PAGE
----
EDITORIAL: Obama’s diminished nation

This election will decide what America will be

New Jersey Gov. Chris Christie said Tuesday in Tampa, “I don’t want my children and grandchildren to have to read in a history book what it was like to live in an American century.” This is an accurate summary of the stakes of the 2012 election. Voters in November won’t simply determine who will lead the country for the next four years. It’s a choice between two fundamentally different future countries.

The vision presented by speakers at the Republican National Convention in Tampa was traditionally American, of an opportunity society in which hard work and success are rewarded, not punished. It’s a country in which economic growth is based on the efforts of millions of individuals unhampered by countless, minute and maddening government controls. The slogan “We built this” is more than just a dig at Barack Obama’s infamous gaffe; it’s a true reflection of the spirit that transformed the United States from a sleepy wilderness to the greatest economic power in human history.

This is in contrast to the revolutionary agenda being implemented by the Obama administration of an economy controlled and directed by Washington. It’s a country in which bureaucrats in every federal department seek new ways to deepen and expand their influence on the everyday lives of citizens. It’s an entitlement society in which there is no shame in going on the public dole. To the White House, having record numbers of people on food stamps isn’t an alarming indicant of an economy that’s severely off track but a point of pride for a president who touts it as proof that he cares.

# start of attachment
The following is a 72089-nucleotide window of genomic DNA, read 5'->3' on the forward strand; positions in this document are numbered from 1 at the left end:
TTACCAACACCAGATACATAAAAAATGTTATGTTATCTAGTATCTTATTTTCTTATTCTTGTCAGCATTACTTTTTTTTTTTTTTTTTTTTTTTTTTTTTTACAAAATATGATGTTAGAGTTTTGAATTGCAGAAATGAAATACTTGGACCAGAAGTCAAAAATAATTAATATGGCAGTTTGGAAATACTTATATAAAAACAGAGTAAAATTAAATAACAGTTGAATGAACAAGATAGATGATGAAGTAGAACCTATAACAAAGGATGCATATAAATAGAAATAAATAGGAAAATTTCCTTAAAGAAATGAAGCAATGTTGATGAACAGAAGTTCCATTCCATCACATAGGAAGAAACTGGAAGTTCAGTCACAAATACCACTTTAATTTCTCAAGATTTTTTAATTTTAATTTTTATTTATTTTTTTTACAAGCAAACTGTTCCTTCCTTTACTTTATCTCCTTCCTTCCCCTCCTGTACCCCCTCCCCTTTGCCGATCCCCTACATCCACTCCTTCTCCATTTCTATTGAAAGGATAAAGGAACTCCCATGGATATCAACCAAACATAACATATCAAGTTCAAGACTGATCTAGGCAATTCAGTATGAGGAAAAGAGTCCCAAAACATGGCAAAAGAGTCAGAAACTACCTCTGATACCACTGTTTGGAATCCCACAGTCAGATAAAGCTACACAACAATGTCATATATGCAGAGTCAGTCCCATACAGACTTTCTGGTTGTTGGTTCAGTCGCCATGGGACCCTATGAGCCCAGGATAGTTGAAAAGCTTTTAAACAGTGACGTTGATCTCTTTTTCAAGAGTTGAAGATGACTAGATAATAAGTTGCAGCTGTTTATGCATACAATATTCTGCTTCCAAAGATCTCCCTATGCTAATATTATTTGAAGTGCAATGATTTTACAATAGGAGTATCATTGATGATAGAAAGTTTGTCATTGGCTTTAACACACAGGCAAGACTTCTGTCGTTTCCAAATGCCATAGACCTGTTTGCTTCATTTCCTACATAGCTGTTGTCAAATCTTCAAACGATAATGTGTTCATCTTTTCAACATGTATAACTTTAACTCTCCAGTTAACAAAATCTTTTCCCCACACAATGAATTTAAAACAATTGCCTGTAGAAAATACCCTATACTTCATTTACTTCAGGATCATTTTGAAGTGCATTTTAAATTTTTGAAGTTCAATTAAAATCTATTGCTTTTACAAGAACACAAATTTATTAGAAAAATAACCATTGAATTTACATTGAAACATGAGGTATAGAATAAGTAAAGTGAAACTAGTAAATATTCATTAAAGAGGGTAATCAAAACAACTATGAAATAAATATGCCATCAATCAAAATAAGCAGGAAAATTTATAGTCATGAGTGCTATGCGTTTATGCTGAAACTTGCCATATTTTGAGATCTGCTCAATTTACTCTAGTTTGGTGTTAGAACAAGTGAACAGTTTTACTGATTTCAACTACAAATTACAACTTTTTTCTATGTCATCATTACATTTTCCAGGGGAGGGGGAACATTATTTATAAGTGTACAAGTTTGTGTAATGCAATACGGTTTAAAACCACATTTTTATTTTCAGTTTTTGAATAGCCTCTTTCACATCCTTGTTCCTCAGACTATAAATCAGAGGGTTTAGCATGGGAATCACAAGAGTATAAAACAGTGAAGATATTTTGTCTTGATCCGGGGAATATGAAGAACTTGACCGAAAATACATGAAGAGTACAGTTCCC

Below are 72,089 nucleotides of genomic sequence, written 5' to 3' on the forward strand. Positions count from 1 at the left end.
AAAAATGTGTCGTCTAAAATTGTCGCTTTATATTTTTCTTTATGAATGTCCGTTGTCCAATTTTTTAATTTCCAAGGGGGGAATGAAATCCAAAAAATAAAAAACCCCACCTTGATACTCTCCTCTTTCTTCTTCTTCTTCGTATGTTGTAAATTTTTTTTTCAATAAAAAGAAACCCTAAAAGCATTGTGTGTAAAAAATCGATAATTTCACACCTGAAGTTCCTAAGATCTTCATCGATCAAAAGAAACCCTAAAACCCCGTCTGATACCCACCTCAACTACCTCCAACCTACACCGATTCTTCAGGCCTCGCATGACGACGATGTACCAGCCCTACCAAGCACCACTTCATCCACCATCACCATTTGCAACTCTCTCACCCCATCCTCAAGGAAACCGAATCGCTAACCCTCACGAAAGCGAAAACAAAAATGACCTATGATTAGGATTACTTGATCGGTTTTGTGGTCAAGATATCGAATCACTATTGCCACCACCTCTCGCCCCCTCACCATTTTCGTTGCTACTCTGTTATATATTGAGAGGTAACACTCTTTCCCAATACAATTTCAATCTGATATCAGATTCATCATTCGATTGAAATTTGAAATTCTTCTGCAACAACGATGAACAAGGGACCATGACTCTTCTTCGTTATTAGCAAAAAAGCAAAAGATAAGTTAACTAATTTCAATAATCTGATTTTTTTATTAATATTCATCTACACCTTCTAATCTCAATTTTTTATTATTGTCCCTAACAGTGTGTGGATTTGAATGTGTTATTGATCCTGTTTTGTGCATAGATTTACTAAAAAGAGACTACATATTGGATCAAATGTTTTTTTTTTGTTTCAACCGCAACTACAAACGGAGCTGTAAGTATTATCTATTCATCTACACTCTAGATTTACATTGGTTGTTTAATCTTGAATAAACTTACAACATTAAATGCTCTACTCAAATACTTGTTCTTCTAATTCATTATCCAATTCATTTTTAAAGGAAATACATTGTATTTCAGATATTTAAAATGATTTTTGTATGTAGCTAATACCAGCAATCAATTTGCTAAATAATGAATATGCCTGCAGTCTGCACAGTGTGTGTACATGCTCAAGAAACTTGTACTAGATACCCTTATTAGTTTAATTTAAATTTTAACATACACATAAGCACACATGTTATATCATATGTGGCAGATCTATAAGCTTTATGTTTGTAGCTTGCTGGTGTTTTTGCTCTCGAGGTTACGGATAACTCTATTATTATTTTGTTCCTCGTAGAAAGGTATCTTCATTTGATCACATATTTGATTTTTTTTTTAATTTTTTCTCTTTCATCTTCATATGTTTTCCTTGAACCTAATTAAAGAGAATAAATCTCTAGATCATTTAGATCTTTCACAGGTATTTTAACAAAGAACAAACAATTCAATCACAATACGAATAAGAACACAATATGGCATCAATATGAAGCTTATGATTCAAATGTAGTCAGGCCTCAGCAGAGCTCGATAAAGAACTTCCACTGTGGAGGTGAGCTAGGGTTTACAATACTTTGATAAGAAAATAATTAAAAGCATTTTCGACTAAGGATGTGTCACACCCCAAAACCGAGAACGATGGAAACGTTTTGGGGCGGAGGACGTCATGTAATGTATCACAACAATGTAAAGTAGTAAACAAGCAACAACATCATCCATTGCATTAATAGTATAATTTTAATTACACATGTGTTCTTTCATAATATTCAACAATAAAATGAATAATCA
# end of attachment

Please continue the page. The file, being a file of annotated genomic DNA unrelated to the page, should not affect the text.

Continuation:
This election is about the nature of citizenship. Republicans seek to reform the immigration system to allow people to earn the right to become Americans by demonstrating loyalty to the nation and willingness to contribute to the common good. President Obama has made it easier for illegal aliens to enter the country, hampered state efforts to block them, extended unprecedented access to public assistance and encouraged border jumpers by calling them Americans “in their heart, in their minds, in every single way but one: on paper.”
National identity and the nature of the individual are on the line. Conservatives want to unite Americans behind a common vision of equal opportunity, but the liberal power base sustains itself through promoting social divisions based on race, class, sex, sexual preference and religion. Where Republicans see cooperative communities, Democrats promote tribal conflicts.

The stakes couldn’t be higher in the 2012 presidential campaign. No election in modern times has presented so stark a choice. This will be the year that will determine whether people can speak of American greatness in the future tense or only as a faded moment from the past.

The Washington Times

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